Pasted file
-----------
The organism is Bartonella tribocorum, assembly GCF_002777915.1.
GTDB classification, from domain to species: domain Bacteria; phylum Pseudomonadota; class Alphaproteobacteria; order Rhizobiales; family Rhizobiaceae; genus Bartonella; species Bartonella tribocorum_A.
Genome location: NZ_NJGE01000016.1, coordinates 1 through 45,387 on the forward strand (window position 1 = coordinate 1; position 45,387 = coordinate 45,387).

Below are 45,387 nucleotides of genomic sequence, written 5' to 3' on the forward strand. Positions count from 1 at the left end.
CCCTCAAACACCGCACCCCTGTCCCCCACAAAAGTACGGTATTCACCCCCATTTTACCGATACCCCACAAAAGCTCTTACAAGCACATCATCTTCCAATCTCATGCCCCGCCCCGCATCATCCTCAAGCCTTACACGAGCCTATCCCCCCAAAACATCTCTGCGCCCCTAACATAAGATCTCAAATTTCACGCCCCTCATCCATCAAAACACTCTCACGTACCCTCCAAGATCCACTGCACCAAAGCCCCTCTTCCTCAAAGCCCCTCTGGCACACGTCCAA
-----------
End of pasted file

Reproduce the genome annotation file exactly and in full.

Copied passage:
The organism is Bartonella tribocorum, assembly GCF_002777915.1.
GTDB classification, from domain to species: domain Bacteria; phylum Pseudomonadota; class Alphaproteobacteria; order Rhizobiales; family Rhizobiaceae; genus Bartonella; species Bartonella tribocorum_A.
Genome location: NZ_NJGE01000016.1, coordinates 1 through 45,387 on the forward strand (window position 1 = coordinate 1; position 45,387 = coordinate 45,387).

Below are 45,387 nucleotides of genomic sequence, written 5' to 3' on the forward strand. Positions count from 1 at the left end.
CCCTCAAACACCGCACCCCTGTCCCCCACAAAAGTACGGTATTCACCCCCATTTTACCGATACCCCACAAAAGCTCTTACAAGCACATCATCTTCCAATCTCATGCCCCGCCCCGCATCATCCTCAAGCCTTACACGAGCCTATCCCCCCAAAACATCTCTGCGCCCCTAACATAAGATCTCAAATTTCACGCCCCTCATCCATCAAAACACTCTCACGTACCCTCCAAGATCCACTGCACCAAAGCCCCTCTTCCTCAAAGCCCCTCTGGCACACGTCCAA